Ron Arons says that "for better and for worse," his parents raised him to be "a mensch" with a strong sense of moral values. So Arons, a board member of the San Francisco Jewish Genealogical Society, was surprised when he learned that his great-grandfather was "a real scoundrel."

A seasoned genealogist, Arons first tumbled to Great-Grandpa's sordid past upon discovery of several documents that detailed four separate birthplaces for his ancestor. One document was a Sing Sing prison record for Isaac Spier, alias Herbert Edward Spier. Isaac, convicted of bigamy, had been sentenced to serve four years at Sing Sing. Police suspected that he might have had as many as four wives.

It recalled for Arons a memory that, while visiting his grandparentsí apartment in Brooklyn as a child, his grandmother once told him to not say the word Sing Sing in front of his grandfather because it upset him.

Arons reports an unsurprising discovery as a result of his continued research among Sing Sing records: "Criminal behavior among Jews has been far more rampant than what our parents or the Jewish community are willing to admit." Would one expect otherwise? Irish, Italian, Hispanic, African and other ethnic and racial communities making up the great American mosaic hardly trumpet their bad apples either. All groups seem to have some.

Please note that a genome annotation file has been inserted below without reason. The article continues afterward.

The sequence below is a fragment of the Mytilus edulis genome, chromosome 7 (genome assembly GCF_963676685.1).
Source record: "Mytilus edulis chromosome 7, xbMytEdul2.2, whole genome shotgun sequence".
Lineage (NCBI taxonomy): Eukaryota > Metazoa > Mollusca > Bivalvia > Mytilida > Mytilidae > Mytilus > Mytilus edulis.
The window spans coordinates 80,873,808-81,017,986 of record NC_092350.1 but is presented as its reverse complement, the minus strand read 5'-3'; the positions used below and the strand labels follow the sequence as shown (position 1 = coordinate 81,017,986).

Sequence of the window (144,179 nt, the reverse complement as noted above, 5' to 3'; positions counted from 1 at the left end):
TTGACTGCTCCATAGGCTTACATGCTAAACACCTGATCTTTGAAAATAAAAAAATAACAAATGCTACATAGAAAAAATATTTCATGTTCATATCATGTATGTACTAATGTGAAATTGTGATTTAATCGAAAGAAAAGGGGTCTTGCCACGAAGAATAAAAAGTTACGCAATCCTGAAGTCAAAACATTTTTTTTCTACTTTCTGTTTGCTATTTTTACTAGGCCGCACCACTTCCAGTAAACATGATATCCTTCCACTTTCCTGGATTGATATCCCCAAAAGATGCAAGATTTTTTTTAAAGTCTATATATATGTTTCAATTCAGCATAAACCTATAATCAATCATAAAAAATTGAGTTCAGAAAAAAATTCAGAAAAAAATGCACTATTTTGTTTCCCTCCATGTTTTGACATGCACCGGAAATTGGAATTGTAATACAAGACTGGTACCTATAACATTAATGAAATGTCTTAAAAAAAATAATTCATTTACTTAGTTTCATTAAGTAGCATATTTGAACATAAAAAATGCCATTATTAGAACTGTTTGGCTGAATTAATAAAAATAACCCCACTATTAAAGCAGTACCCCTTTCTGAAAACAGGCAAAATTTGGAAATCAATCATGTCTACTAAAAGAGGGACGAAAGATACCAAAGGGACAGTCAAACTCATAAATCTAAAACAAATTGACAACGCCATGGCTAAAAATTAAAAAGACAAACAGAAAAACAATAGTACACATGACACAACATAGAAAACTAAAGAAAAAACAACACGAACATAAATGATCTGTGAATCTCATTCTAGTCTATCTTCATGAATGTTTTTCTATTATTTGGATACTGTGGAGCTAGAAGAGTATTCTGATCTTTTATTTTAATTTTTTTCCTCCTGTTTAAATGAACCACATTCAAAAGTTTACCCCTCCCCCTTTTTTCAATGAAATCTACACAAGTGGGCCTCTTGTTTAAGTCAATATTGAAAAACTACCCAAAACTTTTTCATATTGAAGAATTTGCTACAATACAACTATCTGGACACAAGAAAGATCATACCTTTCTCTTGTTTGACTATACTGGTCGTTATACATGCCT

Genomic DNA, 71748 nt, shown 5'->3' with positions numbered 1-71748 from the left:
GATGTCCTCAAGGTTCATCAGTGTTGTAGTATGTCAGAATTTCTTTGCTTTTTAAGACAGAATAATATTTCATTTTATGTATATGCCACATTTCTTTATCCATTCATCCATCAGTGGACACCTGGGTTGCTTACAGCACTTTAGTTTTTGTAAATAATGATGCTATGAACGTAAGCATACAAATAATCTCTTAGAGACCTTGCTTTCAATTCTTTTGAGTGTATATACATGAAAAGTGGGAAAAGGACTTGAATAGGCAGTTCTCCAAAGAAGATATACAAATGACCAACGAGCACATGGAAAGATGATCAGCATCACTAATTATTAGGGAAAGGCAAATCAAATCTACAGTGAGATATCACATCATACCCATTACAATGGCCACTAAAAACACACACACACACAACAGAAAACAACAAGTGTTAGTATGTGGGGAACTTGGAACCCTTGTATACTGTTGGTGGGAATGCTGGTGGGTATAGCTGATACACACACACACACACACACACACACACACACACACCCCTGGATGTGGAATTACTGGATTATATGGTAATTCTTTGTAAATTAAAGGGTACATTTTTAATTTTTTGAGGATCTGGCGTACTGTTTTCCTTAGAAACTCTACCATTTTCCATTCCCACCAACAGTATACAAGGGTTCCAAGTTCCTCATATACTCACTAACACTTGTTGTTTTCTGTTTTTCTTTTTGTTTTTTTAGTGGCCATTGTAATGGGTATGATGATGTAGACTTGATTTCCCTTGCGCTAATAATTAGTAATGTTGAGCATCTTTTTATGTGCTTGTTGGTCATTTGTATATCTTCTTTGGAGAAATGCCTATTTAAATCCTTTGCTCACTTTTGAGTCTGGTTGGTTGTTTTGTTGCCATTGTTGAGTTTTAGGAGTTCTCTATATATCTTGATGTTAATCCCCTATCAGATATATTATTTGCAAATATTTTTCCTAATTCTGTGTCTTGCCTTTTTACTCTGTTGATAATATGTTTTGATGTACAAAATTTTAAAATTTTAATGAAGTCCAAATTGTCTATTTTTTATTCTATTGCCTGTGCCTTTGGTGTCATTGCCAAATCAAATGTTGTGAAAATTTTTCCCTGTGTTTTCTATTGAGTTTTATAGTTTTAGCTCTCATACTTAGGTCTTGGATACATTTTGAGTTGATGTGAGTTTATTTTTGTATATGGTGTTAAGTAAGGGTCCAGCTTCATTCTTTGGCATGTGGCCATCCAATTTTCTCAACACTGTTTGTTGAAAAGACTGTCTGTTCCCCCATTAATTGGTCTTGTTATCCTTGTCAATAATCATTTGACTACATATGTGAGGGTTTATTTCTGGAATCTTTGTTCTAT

As a genealogist, Arons has come across "numerous fellow descendants of Jewish inmates kind enough to share the stories of their ancestors" with him.

Ron remarks: "I find solace in the fact that Iím not alone."

In a 2004 Researching New York history conference presentation at SUNY Albany and through his other The Jews of Sing Sing lectures around the country, Arons has shared with others what others have shared with him,

Title image from promo card for Ron Arons' lecture at Temple Emanu-El


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NYCHS board member Judy Berdy, who is administrator at the Skirball Center for Adult Jewish Learning at Temple Emanu-El, suggested NYCHS website readers might be interested in the subject matter of Ron Arons' April 25 lecture sponsored by the Bernard Museum of Judaica & Stettenheim Library at Temple Emanu-El.

Judy also is president of the Roosevelt Island Historical Society.

This presentation is a follow-up on her suggestion.

Elizabeth F. Stabler, Temple Emanu-El librarian, provided the photo postcard announcing the lecture.

Ron Arons, who designed the postcard, took the photos of the guard tower and Cell Block A. He credits the "illustrations of the various tortures" and the electric chair photo to "the Ossining Community Center."

The format for this web presentation was designed by the NYCHS webmaster whose own research notes appear on the left below the image.